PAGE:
Dedication, decorations key parts of Memorial Day in Marysville (slide show)

  • Tuesday, May 28, 2019 3:47pm
  • News

MARYSVILLE – A bright scarlet flag was draped over the gravesite of Ronnie Hayes of Marysville Monday.

On it says, “United State Marine Corps.” Above it are an eagle with a ribbon saying “Semper Fidelis” in its mouth standing on a globe of the world with an anchor running through it. Also adorning the gravesite were similar flags, a U.S. flag, a small banner that says, “Let Freedom Ring,” and various flower arrangements.

Hayes was only 19 when he was killed in Vietnam in 1967. His mom, Wanda Shurtleff, and her husband Ross stood proudly next to it as people filed in to attend the Memorial Day Ceremony at the Marysville Cemetery.

Wanda said a friend of her son’s, Bud Noble of Anacortes, decorates Ronnie’s grave every Memorial Day. “He never fails,” she said.

Such dedication is what Memorial Day is all about.

Prior to 1967, the event actually was called Decoration Day, Mayor Jon Nehring said when he addressed the audience of about 150 people.

He said about 1 million people have died defending this country. “That’s how costly freedom is,” he said.

Nehring said that’s what makes the U.S. stand out. Other superpowers in the history of the world have gone to war to conquer other nations and obtain power that way. The U.S. has done it only to protect what it has. “That helps define who we are,” he said. “These are not wars of conquest.”

Nehring said our military consists of the bravest and best this nation has to offer. He then asked for a few moments of silence, saying sometimes “words are not adequate.”

In conclusion, he said the military cannot be thanked enough as they love their country so much, they are willing to die for it.

The American Legion Auxiliary Unit 178 then gave a flower presentation for Prisoners of War/Missing in Action. Red stands for the blood shed for liberty, white for pure sacred soil and blue for those who sleep beneath the ocean waves.

“The flowers may wither, but this symbol will endure until the end of time,” Post 178 Cmdr. Daniel Grumbach said.

The event concluded with an emotional rendition of Lee Greenwood’s “God Bless the USA” by Alyssa Bojador of the Marysville high school Navy Junior ROTC, a rifle salute from honor guard Eugene Brown, Ron Collins, Dan Pradera and Jim Sewell, taps, a closing prayer from post Chaplain Robert French, and the retiring of the colors.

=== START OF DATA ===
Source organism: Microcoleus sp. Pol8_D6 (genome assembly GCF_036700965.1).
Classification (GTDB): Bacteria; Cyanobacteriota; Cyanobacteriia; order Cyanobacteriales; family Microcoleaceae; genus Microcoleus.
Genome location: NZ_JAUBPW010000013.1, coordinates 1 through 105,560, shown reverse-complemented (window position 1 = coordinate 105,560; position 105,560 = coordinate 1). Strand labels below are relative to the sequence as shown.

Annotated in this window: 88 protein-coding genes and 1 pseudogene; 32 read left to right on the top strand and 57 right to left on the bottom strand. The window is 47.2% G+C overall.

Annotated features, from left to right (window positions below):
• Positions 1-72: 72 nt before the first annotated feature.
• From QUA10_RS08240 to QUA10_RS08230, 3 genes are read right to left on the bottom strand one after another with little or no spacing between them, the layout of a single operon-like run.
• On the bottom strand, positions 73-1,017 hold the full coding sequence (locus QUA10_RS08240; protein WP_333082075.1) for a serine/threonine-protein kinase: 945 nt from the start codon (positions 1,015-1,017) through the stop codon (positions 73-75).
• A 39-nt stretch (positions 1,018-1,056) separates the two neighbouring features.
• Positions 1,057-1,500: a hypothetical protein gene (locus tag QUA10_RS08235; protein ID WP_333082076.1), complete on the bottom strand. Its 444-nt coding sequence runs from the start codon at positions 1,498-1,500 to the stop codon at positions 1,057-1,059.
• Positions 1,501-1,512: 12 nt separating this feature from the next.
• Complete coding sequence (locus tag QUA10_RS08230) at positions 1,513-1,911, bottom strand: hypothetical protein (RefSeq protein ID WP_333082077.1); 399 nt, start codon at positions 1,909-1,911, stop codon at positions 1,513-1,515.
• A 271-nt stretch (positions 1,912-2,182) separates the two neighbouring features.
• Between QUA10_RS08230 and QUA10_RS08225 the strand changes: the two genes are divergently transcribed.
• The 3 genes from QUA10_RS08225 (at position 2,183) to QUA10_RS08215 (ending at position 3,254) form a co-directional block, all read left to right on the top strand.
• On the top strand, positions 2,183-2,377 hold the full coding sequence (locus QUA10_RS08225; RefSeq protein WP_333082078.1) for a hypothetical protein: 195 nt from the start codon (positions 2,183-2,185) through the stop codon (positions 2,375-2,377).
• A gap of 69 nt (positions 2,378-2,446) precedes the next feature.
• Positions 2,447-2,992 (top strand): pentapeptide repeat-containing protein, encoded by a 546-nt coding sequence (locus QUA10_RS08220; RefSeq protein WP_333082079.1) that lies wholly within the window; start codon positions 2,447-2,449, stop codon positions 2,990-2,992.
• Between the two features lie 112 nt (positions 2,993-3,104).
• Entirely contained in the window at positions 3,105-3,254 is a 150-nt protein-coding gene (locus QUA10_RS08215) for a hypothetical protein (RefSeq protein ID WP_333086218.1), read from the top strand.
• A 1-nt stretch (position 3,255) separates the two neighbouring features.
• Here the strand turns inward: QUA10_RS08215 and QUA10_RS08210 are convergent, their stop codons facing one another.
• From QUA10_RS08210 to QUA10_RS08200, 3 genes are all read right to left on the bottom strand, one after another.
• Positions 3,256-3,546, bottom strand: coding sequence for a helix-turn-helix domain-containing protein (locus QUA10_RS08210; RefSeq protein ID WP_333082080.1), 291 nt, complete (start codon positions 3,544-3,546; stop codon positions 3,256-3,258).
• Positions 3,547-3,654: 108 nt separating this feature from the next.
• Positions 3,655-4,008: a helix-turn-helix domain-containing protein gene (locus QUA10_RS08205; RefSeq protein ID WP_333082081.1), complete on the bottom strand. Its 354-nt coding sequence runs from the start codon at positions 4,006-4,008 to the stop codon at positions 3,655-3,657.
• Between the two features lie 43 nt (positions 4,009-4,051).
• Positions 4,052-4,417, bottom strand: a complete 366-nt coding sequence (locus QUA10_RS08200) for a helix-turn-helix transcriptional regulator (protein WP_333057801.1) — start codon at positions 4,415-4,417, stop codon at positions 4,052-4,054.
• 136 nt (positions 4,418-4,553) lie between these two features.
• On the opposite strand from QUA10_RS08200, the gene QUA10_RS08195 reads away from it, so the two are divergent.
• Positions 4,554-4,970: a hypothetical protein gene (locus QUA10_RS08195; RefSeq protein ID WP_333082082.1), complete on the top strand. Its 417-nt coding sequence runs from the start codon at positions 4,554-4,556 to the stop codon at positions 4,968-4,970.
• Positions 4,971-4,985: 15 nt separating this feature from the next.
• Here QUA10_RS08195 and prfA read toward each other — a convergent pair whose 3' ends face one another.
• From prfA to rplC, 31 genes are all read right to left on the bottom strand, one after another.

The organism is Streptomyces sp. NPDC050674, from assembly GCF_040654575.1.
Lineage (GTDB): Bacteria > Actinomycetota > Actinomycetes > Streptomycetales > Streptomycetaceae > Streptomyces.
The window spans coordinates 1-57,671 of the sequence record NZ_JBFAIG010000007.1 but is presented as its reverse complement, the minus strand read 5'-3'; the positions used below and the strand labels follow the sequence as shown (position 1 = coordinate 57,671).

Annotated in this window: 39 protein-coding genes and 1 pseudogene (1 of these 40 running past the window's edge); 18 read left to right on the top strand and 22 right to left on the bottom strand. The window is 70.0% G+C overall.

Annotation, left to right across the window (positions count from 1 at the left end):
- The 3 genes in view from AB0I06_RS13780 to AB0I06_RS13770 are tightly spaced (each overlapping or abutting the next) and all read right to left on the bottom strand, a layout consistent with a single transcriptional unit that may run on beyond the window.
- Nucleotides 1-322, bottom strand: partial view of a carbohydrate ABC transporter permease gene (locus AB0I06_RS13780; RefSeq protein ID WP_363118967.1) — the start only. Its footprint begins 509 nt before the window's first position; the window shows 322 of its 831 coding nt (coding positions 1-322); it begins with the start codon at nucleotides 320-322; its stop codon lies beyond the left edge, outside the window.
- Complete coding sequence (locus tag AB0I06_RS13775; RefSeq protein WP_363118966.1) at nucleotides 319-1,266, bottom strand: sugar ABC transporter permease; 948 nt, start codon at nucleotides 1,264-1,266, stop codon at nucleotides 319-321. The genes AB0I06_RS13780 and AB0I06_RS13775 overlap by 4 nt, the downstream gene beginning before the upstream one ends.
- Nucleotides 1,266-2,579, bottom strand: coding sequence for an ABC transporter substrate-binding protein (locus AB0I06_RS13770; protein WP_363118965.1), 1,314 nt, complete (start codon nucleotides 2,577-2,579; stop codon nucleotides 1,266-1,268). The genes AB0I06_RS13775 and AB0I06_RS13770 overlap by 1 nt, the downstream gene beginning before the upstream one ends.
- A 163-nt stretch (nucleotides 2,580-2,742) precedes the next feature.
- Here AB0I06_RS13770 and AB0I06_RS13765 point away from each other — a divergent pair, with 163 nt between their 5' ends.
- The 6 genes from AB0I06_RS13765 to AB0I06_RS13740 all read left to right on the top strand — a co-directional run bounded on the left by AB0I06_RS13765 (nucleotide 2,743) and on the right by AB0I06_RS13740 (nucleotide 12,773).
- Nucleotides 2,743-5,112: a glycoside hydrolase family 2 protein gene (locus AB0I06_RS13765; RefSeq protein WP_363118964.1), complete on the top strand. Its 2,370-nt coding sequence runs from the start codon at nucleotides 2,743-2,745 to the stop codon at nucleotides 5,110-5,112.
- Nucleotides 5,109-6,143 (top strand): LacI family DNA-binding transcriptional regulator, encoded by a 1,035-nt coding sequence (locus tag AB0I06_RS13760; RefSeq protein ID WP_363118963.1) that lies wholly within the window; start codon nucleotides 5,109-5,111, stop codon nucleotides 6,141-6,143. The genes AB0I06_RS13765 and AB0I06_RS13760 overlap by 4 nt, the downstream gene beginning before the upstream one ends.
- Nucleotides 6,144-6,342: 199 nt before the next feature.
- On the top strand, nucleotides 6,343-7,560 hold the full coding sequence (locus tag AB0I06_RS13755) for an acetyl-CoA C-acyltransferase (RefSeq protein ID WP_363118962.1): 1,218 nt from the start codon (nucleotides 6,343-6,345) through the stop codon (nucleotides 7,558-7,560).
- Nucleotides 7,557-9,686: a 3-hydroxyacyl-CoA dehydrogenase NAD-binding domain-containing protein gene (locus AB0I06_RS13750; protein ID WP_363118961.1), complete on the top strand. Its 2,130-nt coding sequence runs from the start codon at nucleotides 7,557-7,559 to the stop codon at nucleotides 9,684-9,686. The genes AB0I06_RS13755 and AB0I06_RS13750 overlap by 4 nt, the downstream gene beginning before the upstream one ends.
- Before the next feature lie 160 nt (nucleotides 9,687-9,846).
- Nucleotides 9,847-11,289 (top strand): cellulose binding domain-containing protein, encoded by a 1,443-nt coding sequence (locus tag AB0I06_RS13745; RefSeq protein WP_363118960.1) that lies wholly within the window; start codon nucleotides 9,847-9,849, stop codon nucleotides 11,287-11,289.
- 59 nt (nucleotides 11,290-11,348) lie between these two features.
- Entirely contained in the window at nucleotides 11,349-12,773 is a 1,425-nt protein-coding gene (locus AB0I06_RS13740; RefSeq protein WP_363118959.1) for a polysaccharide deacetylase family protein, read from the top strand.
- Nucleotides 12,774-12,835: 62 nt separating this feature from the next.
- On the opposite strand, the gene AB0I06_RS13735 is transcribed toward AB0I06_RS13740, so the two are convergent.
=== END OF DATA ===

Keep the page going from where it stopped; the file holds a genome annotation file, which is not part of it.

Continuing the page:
Earlier, cadet Melissa Knight of the NJROTC sang the national anthem.

More than once in the service city historian Ken Cage, who was a mainstay in this ceremony for years, was mentioned. He passed away recently, but his wife, Ethel, participated in the ceremony as part of the auxiliary.

After the event, Post 178 had an open house to celebrate the 100th year of the American Legion.

More in News

Inslee: Stay home for 2 weeks

By Jerry Cornfield and Zachariah Bryan The Herald OLYMPIA — Gov. Jay… Continue reading

Fences have been put up around Marysville playgrounds to keep kids off. (Steve Powell/Staff Photos)
Marysville leaders concerned as (almost) everything’s closing

By Steve Powell MARYSVILLE – Within hours of Gov. Jay Inslee’s… Continue reading


Beware of coronavirus scams SEATTLE – U.S. Attorney Brian T. Moran is… Continue reading

Jennifer Thompson, left, and her father Ron Thompson secure a new remembrance plaque to the Oso slide site gate on Sunday, near Oso. Ron Thompson handcrafts a new plaque for the gate every year. (Olivia Vanni / The Herald)
Community remembers Oso slide victims, survivors

By Ben Watanabe The Herald OSO — The power of remembering the… Continue reading

People gather to pick up special allergy meals before leaving Lakewood High School on Wednesday in Marysville. (Olivia Vanni / The Herald)
Districts taking meals to students since schools are closed

By Stephanie Davey The Herald LAKEWOOD — Children wearing pajamas stood outside… Continue reading

Jon Nehring
Letter about coronavirus from Marysville Mayor Jon Nehring

This is an edited version of a letter Marysville Mayor Jon Nehring… Continue reading

DOUGLAS BUell/Staff Photos
                                Lead cook Keina Gowins with Presidents Elementary hands out free grab-and-go breakfasts and lunches to students and parents outside the school Wednesday. Presidents and AHS serve as central kitchen sites for preparing meals, which starting next week will expand to 12 delivery sites from Silvana to Oso. Right, Arlington Food Bank executive director Carla Gastineau and Mike Simpson, food bank board president and owner of Arlington Grocery Outlet, partnered with the district with their Meals Til Monday program, and gave a woman a box of donated food while at Presidents.
Arlington students won’t go hungry during the COVID-19 school closures

ARLINGTON – Arlington schools are closed through April 24 to help fight… Continue reading

Scott Beebe hands out Chromebooks to people in their cars. (Steve Powell/Staff Photos)
Marysville parents anxious to pick up school materials for kids

By Steve Powell MARYSVILLE – A few days ago Marysville schools… Continue reading

Jon Nehring
Marysville leaders’ trip to D.C. productive

MARYSVILLE – City leaders recently obtained advice on how to get more… Continue reading

Crews will blow garbage into the street and sweep it up over the next few weeks. The city is asking people to move their cars, trash cans and recycle bins when they come around to help them do a thorough job. (Courtesy Photo)
Marysville shuffles workers due to virus, seeks public’s help for sweepers next week

By Steve Powell spowell@marysvilleglobe. MARYSVILLE – From working from home to teleconferencing… Continue reading

City of Arlington carries out operational changes to encourage social distancing

ARLINGTON – The city has made a series of operational changes in… Continue reading